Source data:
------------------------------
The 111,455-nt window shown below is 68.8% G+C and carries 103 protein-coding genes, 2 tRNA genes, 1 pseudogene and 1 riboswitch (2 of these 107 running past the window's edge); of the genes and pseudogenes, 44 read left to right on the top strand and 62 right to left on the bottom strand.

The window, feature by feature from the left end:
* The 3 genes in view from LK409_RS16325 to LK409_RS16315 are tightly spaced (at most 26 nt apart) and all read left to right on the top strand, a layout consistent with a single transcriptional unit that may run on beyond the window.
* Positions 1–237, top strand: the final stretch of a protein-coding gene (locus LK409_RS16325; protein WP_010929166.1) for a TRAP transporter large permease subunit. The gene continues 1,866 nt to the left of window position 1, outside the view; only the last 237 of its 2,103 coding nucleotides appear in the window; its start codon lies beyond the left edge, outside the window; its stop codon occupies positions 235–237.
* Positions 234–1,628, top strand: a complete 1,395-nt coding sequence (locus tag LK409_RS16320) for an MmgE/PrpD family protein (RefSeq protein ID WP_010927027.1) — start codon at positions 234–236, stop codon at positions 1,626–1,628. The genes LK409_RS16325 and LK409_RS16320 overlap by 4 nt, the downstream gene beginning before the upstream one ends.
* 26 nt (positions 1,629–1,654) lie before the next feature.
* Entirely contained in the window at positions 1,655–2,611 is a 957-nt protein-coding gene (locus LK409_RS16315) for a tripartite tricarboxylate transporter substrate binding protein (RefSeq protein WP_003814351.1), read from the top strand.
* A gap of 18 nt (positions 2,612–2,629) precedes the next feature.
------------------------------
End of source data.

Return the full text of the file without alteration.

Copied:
The 111,455-nt window shown below is 68.8% G+C and carries 103 protein-coding genes, 2 tRNA genes, 1 pseudogene and 1 riboswitch (2 of these 107 running past the window's edge); of the genes and pseudogenes, 44 read left to right on the top strand and 62 right to left on the bottom strand.

The window, feature by feature from the left end:
* The 3 genes in view from LK409_RS16325 to LK409_RS16315 are tightly spaced (at most 26 nt apart) and all read left to right on the top strand, a layout consistent with a single transcriptional unit that may run on beyond the window.
* Positions 1–237, top strand: the final stretch of a protein-coding gene (locus LK409_RS16325; protein WP_010929166.1) for a TRAP transporter large permease subunit. The gene continues 1,866 nt to the left of window position 1, outside the view; only the last 237 of its 2,103 coding nucleotides appear in the window; its start codon lies beyond the left edge, outside the window; its stop codon occupies positions 235–237.
* Positions 234–1,628, top strand: a complete 1,395-nt coding sequence (locus tag LK409_RS16320) for an MmgE/PrpD family protein (RefSeq protein ID WP_010927027.1) — start codon at positions 234–236, stop codon at positions 1,626–1,628. The genes LK409_RS16325 and LK409_RS16320 overlap by 4 nt, the downstream gene beginning before the upstream one ends.
* 26 nt (positions 1,629–1,654) lie before the next feature.
* Entirely contained in the window at positions 1,655–2,611 is a 957-nt protein-coding gene (locus LK409_RS16315) for a tripartite tricarboxylate transporter substrate binding protein (RefSeq protein WP_003814351.1), read from the top strand.
* A gap of 18 nt (positions 2,612–2,629) precedes the next feature.